Dr. Barney is chief of the Cornea Service at the UW. Dr. Heatley completed his residency in 1991 and his glaucoma fellowship in 1992, both at Wisconsin, where, in addition to a busy glaucoma practice, he is vice chair for Clinical Affairs in the Department. Dr. Castrovinci, president of the Alumni Association, completed his residency in 1977 and is in private practice.
During the 20 years Gregg A. Heatley, MD, has worked in the University of Wisconsin Department of Ophthalmology and Visual Sciences, there has been significant evolution in his practice, his work and his position. Despite being the fourth glaucoma specialist in the department, housed in the UW School of Medicine and Public Health, he quickly developed a very busy glaucoma practice and continued to see comprehensive eye care patients. He became a strong source of expertise for difficult glaucoma surgical management as well as medical management and received referrals from a wide area within our region. However, this is what those who had mentored him knew he would do and in some sense, this was not unexpected.
Dr. Heatley’s capabilities are broad ranging and he first brought this to the department’s attention by taking on the very difficult task of managing the education of the medical students from the School of Medicine and Public Health. This involved all contact the department has with Years 1, 3 and 4 students, with each year having different requirements. Ultimately, he settled in on working in the area of special senses as taught to the first-year medical students through their neurosciences course. To this day, he continues to lecture within that medical student course and continues to receive the highest marks for his lecture capabilities. He worked diligently with the basic scientists who run the course to work through changing the course curriculum but tightly held to the need for there to be the special sense of vision within the course. He developed a small group session with these first-year students to allow integration of their basic science knowledge with clinical cases. This was a large task to organize, requiring multiple faculty to be available to oversee these small groups. Dr. Heatley was ultimately recognized by the medical students for his teaching efforts and was awarded the “Dean’s Teaching Award” in 2001.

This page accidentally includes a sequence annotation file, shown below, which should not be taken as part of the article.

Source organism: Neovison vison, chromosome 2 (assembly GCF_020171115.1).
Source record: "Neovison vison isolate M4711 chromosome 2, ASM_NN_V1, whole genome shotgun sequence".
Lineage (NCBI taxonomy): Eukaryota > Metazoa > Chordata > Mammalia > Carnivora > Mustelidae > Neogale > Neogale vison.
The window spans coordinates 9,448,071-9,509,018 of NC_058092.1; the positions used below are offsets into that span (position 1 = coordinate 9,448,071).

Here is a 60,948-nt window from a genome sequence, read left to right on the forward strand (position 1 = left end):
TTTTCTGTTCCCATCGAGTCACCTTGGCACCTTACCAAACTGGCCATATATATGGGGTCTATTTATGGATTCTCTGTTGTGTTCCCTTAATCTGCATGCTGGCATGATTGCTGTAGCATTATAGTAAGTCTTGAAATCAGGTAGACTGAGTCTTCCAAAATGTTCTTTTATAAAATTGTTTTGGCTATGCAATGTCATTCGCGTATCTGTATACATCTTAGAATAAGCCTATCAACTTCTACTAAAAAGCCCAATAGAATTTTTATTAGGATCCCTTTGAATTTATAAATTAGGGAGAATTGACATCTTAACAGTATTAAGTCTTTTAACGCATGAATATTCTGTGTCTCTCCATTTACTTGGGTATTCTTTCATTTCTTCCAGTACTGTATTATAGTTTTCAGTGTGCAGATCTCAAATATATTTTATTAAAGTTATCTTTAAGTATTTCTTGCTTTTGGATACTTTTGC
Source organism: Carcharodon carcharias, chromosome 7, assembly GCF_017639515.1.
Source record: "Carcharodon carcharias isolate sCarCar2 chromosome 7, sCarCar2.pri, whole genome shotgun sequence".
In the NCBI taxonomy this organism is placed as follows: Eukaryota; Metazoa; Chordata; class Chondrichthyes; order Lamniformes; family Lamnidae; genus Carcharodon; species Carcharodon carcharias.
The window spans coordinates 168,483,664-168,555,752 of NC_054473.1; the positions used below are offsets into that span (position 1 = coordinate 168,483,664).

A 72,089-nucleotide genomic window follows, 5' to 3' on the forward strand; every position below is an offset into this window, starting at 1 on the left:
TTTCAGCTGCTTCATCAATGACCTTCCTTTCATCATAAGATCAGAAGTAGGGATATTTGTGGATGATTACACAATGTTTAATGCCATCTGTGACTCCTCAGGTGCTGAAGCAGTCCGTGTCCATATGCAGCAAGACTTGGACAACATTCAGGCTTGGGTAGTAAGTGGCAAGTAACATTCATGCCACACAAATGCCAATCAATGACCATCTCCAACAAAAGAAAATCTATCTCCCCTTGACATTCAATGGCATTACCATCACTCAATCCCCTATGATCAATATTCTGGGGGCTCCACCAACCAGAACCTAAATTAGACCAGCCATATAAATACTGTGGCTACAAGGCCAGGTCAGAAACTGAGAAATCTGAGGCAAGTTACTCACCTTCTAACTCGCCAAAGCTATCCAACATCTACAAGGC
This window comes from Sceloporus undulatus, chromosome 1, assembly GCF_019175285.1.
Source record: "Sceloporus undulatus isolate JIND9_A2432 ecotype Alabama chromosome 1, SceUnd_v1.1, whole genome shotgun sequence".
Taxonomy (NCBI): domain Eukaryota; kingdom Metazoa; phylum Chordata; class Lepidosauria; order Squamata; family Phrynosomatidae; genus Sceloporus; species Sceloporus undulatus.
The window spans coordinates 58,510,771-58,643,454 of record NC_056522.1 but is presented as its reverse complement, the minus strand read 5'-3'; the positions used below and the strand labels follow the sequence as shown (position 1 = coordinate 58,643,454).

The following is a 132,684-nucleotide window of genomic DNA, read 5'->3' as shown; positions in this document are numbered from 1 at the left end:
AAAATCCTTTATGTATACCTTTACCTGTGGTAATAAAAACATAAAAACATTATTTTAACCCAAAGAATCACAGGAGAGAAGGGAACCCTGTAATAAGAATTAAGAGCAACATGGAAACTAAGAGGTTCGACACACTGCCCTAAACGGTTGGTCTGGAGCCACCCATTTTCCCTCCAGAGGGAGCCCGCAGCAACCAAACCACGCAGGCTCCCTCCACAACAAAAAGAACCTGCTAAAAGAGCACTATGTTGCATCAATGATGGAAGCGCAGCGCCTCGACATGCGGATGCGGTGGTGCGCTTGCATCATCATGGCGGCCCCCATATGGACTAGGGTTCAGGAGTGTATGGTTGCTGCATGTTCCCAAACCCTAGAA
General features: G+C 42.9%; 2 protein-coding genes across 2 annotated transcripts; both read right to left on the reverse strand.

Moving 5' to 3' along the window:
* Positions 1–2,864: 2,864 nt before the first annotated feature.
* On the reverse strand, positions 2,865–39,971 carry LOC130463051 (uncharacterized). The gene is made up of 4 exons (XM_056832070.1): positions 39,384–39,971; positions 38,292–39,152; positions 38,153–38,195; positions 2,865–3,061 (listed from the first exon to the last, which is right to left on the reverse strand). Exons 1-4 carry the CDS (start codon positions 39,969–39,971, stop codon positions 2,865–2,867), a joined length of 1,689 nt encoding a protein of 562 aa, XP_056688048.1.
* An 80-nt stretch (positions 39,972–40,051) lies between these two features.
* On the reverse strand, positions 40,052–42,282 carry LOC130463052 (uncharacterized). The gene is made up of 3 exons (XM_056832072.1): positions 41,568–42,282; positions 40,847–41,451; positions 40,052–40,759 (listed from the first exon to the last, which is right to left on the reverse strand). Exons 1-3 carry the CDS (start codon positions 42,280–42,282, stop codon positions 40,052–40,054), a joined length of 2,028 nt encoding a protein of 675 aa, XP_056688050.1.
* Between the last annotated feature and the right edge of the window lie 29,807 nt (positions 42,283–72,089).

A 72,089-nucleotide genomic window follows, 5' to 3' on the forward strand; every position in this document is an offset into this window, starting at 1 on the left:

What I most witnessed about Dr. Heatley is that development of expertise as a clinician or a refinement of a high-level educational process are merely tasks or goals that he can set his sights on and accomplish readily. He really has a career path that has diverged and allowed him to take his interests and abilities into the medical management arena. This started as he took on the responsibility of being the Vice Chair of Clinical Affairs within the Department of Ophthalmology and Visual Sciences. This has evolved to be an important role and one in which he serves as a shepherd for the entire department through the ever-changing landscape of healthcare delivery and management of healthcare economics. He is forward thinking in this area and has been instrumental in keeping the department ahead of the curve with regard to changes that we all experience through the ever-changing regulatory issues of health care. But this really was another area that he came to quickly master and was noted by the University of Wisconsin Medical Foundation, the physicians group, to have great expertise in the arena of medical management. For this reason, he has been the chair of the Operations Committee for this medical foundation group. This puts him in a very senior leadership role that covers all aspects of the very diverse, very large practice of an 800-plus member group of physicians. While ordinarily this position is one (as in any committee) in which he would rotate off as chairman, he has been requested by the senior leadership within the hospital, the medical school and the physician group to stay on as the chairman of this committee indefinitely.
Dr. Heatley has distinguished himself not only as a clinician but has also chosen to become involved in many additional faculty activities. His commitment to his patients, the larger organization in which he works as well as his commitments outside of the university make him an ideal candidate to receive the Distinguished Alumnus Award. There could be no better example to our trainees and medical students of the commitment that one makes when becoming a faculty member at a University Medical Center.